Charity watchdog database GuideStar is being sued for posting annotations flagging 46 organizations as hate groups as defined by the Southern Poverty Law Center (SPLC). Leadership at the Williamsburg, Va.-based service announced on Tuesday that the annotations would be removed — at least temporarily — from the site this week.
The move was too little too late, according to Mathew Staver, founder and chairman of the Liberty Counsel, one of the flagged organizations.
The suit filed in United States District Court for the Eastern District of Virginia, alleges violation of the federal Lanham Act – which deals with trademark protection – and Virginia common law defamation and interference with business expectancy. Damages include that of the organization’s reputation – citing media reports and GuideStar’s Wikipedia page which have covered the annotations – and harm to its ability to attract donations.
Liberty Counsel seeks, among other things, a permanent injunction against GuideStar relating to the annotations; actual, compensatory, and punitive monetary damages; and attorney’s fees.
A GuideStar representative told The NonProfit Times in an email that the organization will not be commenting on the lawsuit at this time. SPLC doubled-down on its characterization of Liberty Counsel via a statement on the organization’s website. The statement alleges that Liberty Counsel has a reputation of seeking to criminalize homosexual conduct and legalize discrimination against members of the LGBTQ community.
“There is nothing ‘pro-family’ about dehumanizing LGBT people,” the statement reads. “This lawsuit and other recent attacks against GuideStar are simply attempts to distract the public from Liberty Counsel’s hateful agenda.”
Staver said that 41 organizations signed a letter urging GuideStar to remove the annotations and that Liberty Counsel leadership took issue with GuideStar leadership’s decision to just temporarily remove the flags, to not retract the designations, and to continue offering the information to inquiring parties.
GuideStar leadership, as reported, decided to remove the annotations for the time being after reportedly receiving threats but has still been willing to provide the 46-organization list to interested parties via email.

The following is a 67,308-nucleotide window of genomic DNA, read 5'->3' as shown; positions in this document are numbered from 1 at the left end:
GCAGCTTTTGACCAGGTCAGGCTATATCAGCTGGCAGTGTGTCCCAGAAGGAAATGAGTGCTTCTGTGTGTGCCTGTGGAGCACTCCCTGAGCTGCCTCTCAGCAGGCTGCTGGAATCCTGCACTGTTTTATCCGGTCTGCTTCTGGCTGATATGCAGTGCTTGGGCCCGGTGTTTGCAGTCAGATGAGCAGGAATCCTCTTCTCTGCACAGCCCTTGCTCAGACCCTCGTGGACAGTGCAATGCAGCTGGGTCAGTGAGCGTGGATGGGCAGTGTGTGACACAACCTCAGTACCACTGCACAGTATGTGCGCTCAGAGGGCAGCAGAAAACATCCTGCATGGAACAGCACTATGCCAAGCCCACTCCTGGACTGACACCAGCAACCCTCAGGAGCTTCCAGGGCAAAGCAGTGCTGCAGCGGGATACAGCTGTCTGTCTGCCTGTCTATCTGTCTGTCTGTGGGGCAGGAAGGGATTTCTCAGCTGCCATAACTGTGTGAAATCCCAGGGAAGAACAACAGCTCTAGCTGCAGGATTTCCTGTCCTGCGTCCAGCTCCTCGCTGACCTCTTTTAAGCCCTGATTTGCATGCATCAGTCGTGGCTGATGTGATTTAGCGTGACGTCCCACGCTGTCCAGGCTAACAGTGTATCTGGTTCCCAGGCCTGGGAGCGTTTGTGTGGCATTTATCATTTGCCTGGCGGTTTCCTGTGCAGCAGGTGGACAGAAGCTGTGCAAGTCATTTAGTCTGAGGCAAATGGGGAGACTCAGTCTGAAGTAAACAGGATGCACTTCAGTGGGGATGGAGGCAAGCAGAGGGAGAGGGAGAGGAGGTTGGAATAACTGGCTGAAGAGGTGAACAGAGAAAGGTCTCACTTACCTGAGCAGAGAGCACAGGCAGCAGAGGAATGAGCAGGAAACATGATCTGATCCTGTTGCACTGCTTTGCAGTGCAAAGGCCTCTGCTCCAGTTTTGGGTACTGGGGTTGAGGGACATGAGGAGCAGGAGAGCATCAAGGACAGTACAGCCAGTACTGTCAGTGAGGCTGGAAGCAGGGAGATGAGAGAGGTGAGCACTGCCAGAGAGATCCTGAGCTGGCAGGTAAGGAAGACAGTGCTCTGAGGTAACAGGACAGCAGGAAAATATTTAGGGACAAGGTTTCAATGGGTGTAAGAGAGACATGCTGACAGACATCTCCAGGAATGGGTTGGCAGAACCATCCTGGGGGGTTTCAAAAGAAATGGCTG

“GuideStar has therefore neither abandoned, nor retracted, nor remedied its defamatory publications regarding Liberty Counsel,” the lawsuit reads. “Instead, it has made those defamatory publications worse, by falsely implying that Liberty Counsel and other so-called ‘hate groups’ are now threatening or causing others to threaten violence against GuideStar.”
The complaint further describes SPLC as reckless for lumping Christian organizations such as Liberty Counsel with neo-Nazis and other groups such as the Ku Klux Klan and quotes senior fellow Mark Potok as saying that SPLC does not seek to monitor “hate groups,” but destroy them. The complaint also makes reference of Jacob Harold’s, president and CEO of GuideStar, Twitter page and biography on the GuideStar website. The biography shows Harold’s devotion to “liberal” causes such as Greenpeace USA and the Twitter account depicts support for pro-abortion organizations and LGBTQ rights, per the complaint.
“Mr. Herald [sic] and GuideStar’s shared political ideology with the SPLC seeks to diminish the opposing viewpoints and positions advanced by Liberty Counsel, namely religious liberty, the sanctity of human life, human sexuality, and family values,” the complaint states.
The online age means that once defamatory material has been published, it cannot be taken back, Staver said. He added that the Orlando, Fla.-based organization has seen lost donation opportunities such as corporations refusing to match gifts made by employees to Liberty Counsel. Beyond lost donation opportunities, Staver claimed that the annotations placed members of the organization in physical danger – citing acts of violence perpetrated against conservative groups and individual such as the 2012 shooting at the Family Research Council’s headquarters and the June 14 shooting at a Congressional baseball practice that seriously injured Rep. Steve Scalise (R-LA).
“These are not games that we are playing,” Staver said. “These are situations that put people’s lives at risk by harm or even death by people who are unhinged and rely on these false labels.” Staver added that the only way to put to bed the label of “hate group” would be to change the organization’s stance on issues important to leadership such as marriage, sexuality, and abortion.
Nothing has yet been scheduled with the district court since the filing on Wednesday, according to Staver, and that GuideStar representatives should be served no later than today. Co-plaintiffs were not added as the goal was to file the suit as quickly as possible. Staver said that he plans to have Liberty Counsel representatives reach out to colleagues at other flagged organizations after the holiday weekend.
“We are certainly happy to add on plaintiffs,” he said. “We’re certainly willing to do that. [They have] been injured just as much as Liberty Counsel. We may well do that.”
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